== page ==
Cheers, Mike.

( edit ) I have just read an ( unconfirmed ) report that hydraulic fluid was lost from the relevant system(s), and so they couldn't properly operate/deploy some fins on the upper part of the stage and hence correctly brake the craft.

Here is a Link that will provide more info on this. In short they are now trying to figure out how they miscalculated the amount of hydraulics needed.

Here is a video of a protype launch from an entirely different perspective. It gives you a better understanding of how much this thing is moving around on that pencil point. You might notice in the "ground shadow" the heat trail following the shadow. Also it shows the rentry guidance planes that did not have enough hydraulics on this last mission. They have a unique name ([edit] hypersonic grid fins)but I cannot remember or find it. They act like "bow thrusters" in that they steer it back over the launch pad. [edit] Be sure to watch the 2nd video that follows of the same launch.

I would like to see the video of this last launch from this perspective.

[Edit] Here is a link explaining and showing what went wrong with the landing. Pictures also show a bit of burn on the platform.

Mike Hewson
Mike Hewson
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Yup, unlike say your local

Yup, unlike say your local ditch digger the hydraulic fluid is not re-used. So after some piston has been extended by expansion of a hydraulic fluid cavity ( converting high pressure to low and thus doing useful work ), upon reset of the cavity to original dimensions ( say by an opposing hydraulic element ) the fluid is simply ejected from the apparatus. They were 10% low on their estimate of the volume of fluid required for the given manoeuvres, and so are going to put another 50% in the reservoir beginning next launch. :-)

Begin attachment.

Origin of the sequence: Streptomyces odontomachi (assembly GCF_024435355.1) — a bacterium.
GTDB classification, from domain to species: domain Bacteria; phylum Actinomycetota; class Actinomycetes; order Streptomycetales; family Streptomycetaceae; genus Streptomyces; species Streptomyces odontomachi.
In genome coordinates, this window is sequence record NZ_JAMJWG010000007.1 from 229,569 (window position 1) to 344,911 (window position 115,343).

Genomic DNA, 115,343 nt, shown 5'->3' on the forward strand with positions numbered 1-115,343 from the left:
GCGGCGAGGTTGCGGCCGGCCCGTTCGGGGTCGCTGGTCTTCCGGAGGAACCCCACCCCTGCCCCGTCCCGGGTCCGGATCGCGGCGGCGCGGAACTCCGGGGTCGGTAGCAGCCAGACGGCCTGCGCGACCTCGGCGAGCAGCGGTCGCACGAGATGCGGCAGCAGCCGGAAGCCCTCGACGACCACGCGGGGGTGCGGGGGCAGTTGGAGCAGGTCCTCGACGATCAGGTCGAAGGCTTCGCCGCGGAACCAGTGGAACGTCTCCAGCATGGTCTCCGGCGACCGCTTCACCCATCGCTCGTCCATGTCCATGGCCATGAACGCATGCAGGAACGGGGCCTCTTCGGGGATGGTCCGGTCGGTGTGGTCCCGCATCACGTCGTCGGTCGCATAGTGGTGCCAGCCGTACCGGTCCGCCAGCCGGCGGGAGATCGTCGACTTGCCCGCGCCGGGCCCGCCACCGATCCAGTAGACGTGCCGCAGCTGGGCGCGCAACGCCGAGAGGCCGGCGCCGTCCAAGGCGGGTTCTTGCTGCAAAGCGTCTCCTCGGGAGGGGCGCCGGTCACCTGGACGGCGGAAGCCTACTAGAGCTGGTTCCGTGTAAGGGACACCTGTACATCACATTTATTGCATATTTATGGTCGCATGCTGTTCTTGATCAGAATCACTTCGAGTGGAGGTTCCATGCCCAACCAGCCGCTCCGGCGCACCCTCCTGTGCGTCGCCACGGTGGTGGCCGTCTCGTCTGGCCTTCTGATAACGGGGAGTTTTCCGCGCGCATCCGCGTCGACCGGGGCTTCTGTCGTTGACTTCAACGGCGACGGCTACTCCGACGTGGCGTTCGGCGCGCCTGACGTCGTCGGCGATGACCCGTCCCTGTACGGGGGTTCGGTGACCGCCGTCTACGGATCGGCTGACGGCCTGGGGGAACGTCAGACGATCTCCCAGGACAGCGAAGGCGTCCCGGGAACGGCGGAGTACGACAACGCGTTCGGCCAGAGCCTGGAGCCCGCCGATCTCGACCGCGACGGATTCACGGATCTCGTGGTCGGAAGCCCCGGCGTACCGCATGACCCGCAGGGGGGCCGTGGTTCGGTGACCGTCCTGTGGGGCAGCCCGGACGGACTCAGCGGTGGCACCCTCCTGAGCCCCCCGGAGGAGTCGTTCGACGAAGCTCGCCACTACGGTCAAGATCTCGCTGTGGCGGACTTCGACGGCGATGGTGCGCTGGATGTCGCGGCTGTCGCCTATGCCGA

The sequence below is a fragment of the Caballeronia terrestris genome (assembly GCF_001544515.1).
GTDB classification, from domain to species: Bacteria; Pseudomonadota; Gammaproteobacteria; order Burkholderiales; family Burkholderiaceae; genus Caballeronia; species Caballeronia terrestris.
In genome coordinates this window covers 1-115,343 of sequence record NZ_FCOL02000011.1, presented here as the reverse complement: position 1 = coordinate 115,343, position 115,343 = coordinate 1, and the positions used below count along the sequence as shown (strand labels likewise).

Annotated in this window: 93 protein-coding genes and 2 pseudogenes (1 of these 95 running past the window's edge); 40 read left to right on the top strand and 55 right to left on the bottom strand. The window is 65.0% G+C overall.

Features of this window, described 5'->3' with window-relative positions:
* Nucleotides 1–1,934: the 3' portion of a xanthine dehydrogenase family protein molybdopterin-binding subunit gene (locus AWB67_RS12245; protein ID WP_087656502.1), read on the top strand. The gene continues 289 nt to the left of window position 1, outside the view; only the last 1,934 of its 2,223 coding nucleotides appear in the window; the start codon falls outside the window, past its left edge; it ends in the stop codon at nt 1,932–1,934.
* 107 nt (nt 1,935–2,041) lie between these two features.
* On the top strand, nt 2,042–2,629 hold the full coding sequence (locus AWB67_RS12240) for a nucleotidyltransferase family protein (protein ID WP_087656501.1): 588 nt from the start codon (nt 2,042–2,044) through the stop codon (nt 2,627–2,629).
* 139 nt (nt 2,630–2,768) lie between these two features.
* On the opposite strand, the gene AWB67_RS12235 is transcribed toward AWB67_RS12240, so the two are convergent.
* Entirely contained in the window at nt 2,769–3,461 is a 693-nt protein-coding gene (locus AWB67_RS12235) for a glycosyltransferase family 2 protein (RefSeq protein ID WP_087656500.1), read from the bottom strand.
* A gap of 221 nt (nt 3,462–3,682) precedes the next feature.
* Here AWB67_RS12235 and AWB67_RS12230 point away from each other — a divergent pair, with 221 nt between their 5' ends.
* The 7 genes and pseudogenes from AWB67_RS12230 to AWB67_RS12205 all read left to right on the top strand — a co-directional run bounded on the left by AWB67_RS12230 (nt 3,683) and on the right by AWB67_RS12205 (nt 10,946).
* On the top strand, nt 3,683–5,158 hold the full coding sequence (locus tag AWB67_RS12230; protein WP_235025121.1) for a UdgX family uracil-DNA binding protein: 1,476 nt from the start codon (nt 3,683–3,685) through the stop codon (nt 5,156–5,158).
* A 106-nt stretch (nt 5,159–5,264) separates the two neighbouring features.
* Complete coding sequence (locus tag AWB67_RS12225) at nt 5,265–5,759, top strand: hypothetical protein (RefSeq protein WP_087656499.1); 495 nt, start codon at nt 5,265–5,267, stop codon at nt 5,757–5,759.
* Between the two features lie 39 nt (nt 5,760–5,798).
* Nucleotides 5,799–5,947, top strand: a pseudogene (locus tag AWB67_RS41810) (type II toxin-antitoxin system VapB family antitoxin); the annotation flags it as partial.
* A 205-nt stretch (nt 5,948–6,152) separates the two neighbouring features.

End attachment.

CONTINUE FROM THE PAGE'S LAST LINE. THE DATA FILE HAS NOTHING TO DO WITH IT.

This is very heartening news ie. no basic 'major' fault. Evidently the rocket is trashed but the platform is good, or will be after a bit of a clean up.

Cheers, Mike.

I have made this letter longer than usual because I lack the time to make it shorter. Blaise Pascal

Phil
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RE: (a) Given that it took

Quote:
(a) Given that it took several days for the Dragon to catch up to the ISS, and that the capture/docking etc was a very leisurely affair ( eg. they could have performed it before or after dinner or even in their next work period ), why was the launch window at the gantry only one second wide ?

I'm no rocket scientist, and orbital mechanics make my brain hurt, but here's my two cents. Maybe I'll learn something here.

This is a guess on my part about the one second launch window. I'm assuming this rocket is not nearly as powerful as the space shuttle. Considering how far the ISS travels in one second, and the current rocket has less muscle to throw itself around in orbit catching things (like space stations), wouldn't you need to be as accurate as possible on launch times? Let gravity/inertia do the work?

Just pondering.

Phil

David S
David S
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Sidebar: That's a relief.

Sidebar: That's a relief.

David

Miserable old git
Patiently waiting for the asteroid with my name on it.

robl
robl